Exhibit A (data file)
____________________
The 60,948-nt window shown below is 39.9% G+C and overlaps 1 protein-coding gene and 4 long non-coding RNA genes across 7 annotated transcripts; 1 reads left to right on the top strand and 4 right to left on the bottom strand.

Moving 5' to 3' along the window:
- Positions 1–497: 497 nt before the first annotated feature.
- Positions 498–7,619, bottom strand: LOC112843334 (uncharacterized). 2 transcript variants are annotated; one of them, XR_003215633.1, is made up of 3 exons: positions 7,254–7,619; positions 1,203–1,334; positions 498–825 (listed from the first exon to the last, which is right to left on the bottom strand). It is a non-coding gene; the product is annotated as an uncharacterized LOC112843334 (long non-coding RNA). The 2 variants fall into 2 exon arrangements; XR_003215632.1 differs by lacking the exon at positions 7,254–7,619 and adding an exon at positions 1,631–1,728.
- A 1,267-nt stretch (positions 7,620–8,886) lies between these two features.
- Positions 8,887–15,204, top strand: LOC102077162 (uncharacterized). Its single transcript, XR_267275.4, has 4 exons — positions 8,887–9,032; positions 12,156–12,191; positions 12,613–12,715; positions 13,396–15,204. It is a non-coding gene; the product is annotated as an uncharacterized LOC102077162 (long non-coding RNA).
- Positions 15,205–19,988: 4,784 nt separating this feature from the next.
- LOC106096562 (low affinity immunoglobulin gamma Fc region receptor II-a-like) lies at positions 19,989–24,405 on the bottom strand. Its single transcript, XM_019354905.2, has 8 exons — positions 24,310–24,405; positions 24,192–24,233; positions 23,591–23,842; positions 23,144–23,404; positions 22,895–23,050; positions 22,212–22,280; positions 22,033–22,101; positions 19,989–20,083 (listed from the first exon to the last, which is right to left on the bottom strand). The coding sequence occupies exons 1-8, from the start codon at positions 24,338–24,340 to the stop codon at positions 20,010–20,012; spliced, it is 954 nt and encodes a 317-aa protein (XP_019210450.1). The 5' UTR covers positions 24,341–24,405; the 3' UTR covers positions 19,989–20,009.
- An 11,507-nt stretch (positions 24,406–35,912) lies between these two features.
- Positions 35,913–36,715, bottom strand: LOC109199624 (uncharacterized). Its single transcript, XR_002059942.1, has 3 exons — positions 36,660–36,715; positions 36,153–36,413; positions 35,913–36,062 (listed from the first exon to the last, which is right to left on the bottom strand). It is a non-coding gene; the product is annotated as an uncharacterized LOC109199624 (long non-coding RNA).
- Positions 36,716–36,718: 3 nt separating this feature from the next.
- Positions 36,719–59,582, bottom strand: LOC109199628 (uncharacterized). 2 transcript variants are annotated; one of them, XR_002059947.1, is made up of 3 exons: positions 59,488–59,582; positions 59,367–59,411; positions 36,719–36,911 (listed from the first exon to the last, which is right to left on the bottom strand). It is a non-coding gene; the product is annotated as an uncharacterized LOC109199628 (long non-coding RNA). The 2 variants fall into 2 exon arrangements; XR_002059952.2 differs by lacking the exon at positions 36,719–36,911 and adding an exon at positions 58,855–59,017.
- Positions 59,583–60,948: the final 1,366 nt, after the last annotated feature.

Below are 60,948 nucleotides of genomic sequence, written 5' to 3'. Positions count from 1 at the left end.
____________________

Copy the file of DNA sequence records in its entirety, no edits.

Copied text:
The 60,948-nt window shown below is 39.9% G+C and overlaps 1 protein-coding gene and 4 long non-coding RNA genes across 7 annotated transcripts; 1 reads left to right on the top strand and 4 right to left on the bottom strand.

Moving 5' to 3' along the window:
- Positions 1–497: 497 nt before the first annotated feature.
- Positions 498–7,619, bottom strand: LOC112843334 (uncharacterized). 2 transcript variants are annotated; one of them, XR_003215633.1, is made up of 3 exons: positions 7,254–7,619; positions 1,203–1,334; positions 498–825 (listed from the first exon to the last, which is right to left on the bottom strand). It is a non-coding gene; the product is annotated as an uncharacterized LOC112843334 (long non-coding RNA). The 2 variants fall into 2 exon arrangements; XR_003215632.1 differs by lacking the exon at positions 7,254–7,619 and adding an exon at positions 1,631–1,728.
- A 1,267-nt stretch (positions 7,620–8,886) lies between these two features.
- Positions 8,887–15,204, top strand: LOC102077162 (uncharacterized). Its single transcript, XR_267275.4, has 4 exons — positions 8,887–9,032; positions 12,156–12,191; positions 12,613–12,715; positions 13,396–15,204. It is a non-coding gene; the product is annotated as an uncharacterized LOC102077162 (long non-coding RNA).
- Positions 15,205–19,988: 4,784 nt separating this feature from the next.
- LOC106096562 (low affinity immunoglobulin gamma Fc region receptor II-a-like) lies at positions 19,989–24,405 on the bottom strand. Its single transcript, XM_019354905.2, has 8 exons — positions 24,310–24,405; positions 24,192–24,233; positions 23,591–23,842; positions 23,144–23,404; positions 22,895–23,050; positions 22,212–22,280; positions 22,033–22,101; positions 19,989–20,083 (listed from the first exon to the last, which is right to left on the bottom strand). The coding sequence occupies exons 1-8, from the start codon at positions 24,338–24,340 to the stop codon at positions 20,010–20,012; spliced, it is 954 nt and encodes a 317-aa protein (XP_019210450.1). The 5' UTR covers positions 24,341–24,405; the 3' UTR covers positions 19,989–20,009.
- An 11,507-nt stretch (positions 24,406–35,912) lies between these two features.
- Positions 35,913–36,715, bottom strand: LOC109199624 (uncharacterized). Its single transcript, XR_002059942.1, has 3 exons — positions 36,660–36,715; positions 36,153–36,413; positions 35,913–36,062 (listed from the first exon to the last, which is right to left on the bottom strand). It is a non-coding gene; the product is annotated as an uncharacterized LOC109199624 (long non-coding RNA).
- Positions 36,716–36,718: 3 nt separating this feature from the next.
- Positions 36,719–59,582, bottom strand: LOC109199628 (uncharacterized). 2 transcript variants are annotated; one of them, XR_002059947.1, is made up of 3 exons: positions 59,488–59,582; positions 59,367–59,411; positions 36,719–36,911 (listed from the first exon to the last, which is right to left on the bottom strand). It is a non-coding gene; the product is annotated as an uncharacterized LOC109199628 (long non-coding RNA). The 2 variants fall into 2 exon arrangements; XR_002059952.2 differs by lacking the exon at positions 36,719–36,911 and adding an exon at positions 58,855–59,017.
- Positions 59,583–60,948: the final 1,366 nt, after the last annotated feature.

Below are 60,948 nucleotides of genomic sequence, written 5' to 3'. Positions count from 1 at the left end.